Direct conversion

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Direct conversion converts a charged particle's kinetic energy into a voltage. It is a scheme for power extraction from nuclear fusion.

A basic direct converter

History and theoretical underpinnings[edit]

In the middle of the 1960s direct conversion was proposed as a method for capturing the energy from the exhaust gas in a fusion reactor. This would generate a direct current of electricity. Richard F. Post at the Lawrence Livermore National Laboratory was an early proponent of the idea.[1] Post reasoned that capturing the energy would require five steps:[2] (1) Ordering the charged particles into linear beam. (2) Separation of positives and negatives. (3) Separating the ions into groups, by their energy. (4) Gathering these ions as they touch collectors. (5) Using these collectors as the positive side in a circuit.

Post argued that the efficiency was theoretical determined by the number of collectors. Designs in the early 1970s by William Barr and Ralph Moir used metal ribbons at an angle to collect these ions. This was called the venetian-blind design, because the ribbons look like window blinds.[3]

Experiments[edit]

William Barr ran a group which did a series of direct conversion experiments through the late 1970s and early 1980s.[4] Machines were divided into beam direct converters, which used a beam of positives and negatives as fuel, and plasma direct converters where the input was more random. The former were commonly tested using a beam of 100 keV ions. These machines demonstrated energy capture at a peak efficiency of 65 percent and a minimum efficiency of 50 percent.[5]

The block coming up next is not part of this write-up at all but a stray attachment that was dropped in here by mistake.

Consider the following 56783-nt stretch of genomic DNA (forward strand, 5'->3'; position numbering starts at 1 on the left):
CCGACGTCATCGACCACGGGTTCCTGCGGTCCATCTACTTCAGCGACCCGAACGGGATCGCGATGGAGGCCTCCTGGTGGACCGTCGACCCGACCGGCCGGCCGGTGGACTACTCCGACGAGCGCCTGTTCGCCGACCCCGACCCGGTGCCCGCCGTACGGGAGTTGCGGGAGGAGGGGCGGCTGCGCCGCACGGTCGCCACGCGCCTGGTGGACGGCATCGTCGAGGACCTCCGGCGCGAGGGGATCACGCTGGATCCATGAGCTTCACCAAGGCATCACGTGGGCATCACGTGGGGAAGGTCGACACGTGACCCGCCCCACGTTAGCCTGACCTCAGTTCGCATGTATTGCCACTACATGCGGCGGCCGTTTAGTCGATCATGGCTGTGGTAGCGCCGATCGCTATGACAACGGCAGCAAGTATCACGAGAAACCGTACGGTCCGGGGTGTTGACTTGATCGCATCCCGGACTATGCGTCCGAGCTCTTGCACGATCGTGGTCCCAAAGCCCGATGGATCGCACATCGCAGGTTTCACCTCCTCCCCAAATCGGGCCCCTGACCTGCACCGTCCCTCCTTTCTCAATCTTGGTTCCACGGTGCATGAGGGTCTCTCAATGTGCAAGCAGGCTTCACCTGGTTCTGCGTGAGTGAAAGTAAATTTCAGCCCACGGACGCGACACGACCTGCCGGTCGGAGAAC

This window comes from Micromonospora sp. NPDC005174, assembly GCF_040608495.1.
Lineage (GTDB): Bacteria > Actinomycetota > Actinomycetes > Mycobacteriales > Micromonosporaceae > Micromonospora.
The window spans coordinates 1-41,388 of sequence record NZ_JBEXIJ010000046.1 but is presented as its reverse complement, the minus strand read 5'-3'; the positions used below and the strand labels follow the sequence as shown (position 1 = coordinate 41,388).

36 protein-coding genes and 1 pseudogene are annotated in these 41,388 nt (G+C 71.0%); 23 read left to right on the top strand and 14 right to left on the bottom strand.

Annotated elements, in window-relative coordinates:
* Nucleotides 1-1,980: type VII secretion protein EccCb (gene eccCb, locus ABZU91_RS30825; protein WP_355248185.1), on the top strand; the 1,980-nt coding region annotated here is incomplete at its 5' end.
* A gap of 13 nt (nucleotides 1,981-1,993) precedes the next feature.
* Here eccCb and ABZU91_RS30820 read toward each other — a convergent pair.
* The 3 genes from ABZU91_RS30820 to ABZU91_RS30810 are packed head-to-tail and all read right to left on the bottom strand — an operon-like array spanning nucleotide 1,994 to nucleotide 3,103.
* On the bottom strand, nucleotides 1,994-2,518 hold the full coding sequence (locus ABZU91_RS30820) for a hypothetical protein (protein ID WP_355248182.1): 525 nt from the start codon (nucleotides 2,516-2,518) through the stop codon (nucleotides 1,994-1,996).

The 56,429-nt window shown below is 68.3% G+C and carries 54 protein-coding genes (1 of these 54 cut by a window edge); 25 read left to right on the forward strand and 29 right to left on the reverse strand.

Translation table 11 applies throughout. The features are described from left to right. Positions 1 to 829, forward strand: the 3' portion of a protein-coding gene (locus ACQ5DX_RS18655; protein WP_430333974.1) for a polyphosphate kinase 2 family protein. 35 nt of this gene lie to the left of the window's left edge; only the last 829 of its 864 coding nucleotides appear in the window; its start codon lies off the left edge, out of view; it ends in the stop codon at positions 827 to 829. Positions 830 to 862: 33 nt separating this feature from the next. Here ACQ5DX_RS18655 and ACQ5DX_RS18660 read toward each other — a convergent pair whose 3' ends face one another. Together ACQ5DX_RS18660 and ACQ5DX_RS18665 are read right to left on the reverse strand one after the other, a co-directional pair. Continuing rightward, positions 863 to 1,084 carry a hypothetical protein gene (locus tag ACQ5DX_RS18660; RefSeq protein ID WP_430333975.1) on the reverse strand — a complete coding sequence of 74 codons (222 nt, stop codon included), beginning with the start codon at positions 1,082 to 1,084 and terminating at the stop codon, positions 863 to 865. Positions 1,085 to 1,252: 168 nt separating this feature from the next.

The plasma direct converter was tested on the Tandem Mirror Experiment ("TMX"), an operating magnetic mirror fusion reactor. In the experiment, the plasma moved along diverging field lines, spreading it out and converting it into a forward moving beam with a Debye length of a few centimeters.[6] Suppressor grids then reflect the electrons, and collector anodes recovered the ion energy by slowing them down and collecting them at high-potential plates. This machine demonstrated a energy capture efficiency of 48 percent.[7]

Technical challenges[edit]

Marshall Rosenbluth argued that keeping the plasma's neutral charge over the very short Debye length distance will be very challenging in practice, though he said that this problem does not occur in every version of this technology.[8]

Other examples[edit]

In the late nineties research was undertaken by Sandia National Laboratories, Los Alamos National Laboratory, The University of Florida, Texas A&M University and General Atomics to use direct conversion to extract energy from fission reactions. Essentially, attempting to extract energy from the linear motion of charged particles coming off a fission reaction.[9]

References[edit]

  1. ^ Richard F. Post; “Direct Conversion of Thermal Energy of High Temperature Plasma,” Bulletin of the American Physical Society, Volume 14, issue 11, pp. 1052 1969
  2. ^ "Mirror Systems: Fuel Cycles, loss reduction and energy recovery" by Richard F. Post, BNES Nuclear fusion reactor conferences at Culham laboratory, September 1969.
  3. ^ "VENETIAN-BLIND DIRECT ENERGY CONVERTER FOR FUSION REACTORS", R. W. MOIR, W. L. BARR, Nuclear Fusion 13, 1973
  4. ^ Morris, Jeff. "In Memoriam." (n.d.): n. pag. Rpt. in Newsline. 19th ed. Vol. 29. Livermore: Lawrence Livermore National Laboratory, 2004. 2. Print.
  5. ^ "Experimental results from a beam direct converter at 100 kV" R. W. MOIR, W. L. BARR, Journal of fusion energy, Volume 2, No 2, 1982
  6. ^ "Generic issues for direct conversion of fusion energy from alternative fuels" Marshall N Rosenbluth and F L Hinton, Plasma Phys. Control. Fusion 36 (1994) 1255-1268
  7. ^ "Test results on plasma direct converters" William L. Barr and Ralph W Moir, Nuclear Technology Vol 3, January 1983
  8. ^ "Generic issues for direct conversion of fusion energy from alternative fuels" Marshall N Rosenbluth and F L Hinton, Plasma Phys. Control. Fusion 36 (1994) 1255-1268
  9. ^ "DIRECT ENERGY CONVERSION FISSION REACTOR." ANNUAL REPORT TO THE U.S. DEPARTMENT OF ENERGY August 15, 1999 through August 14, 2000 by L.C. BROWN, GA–A23593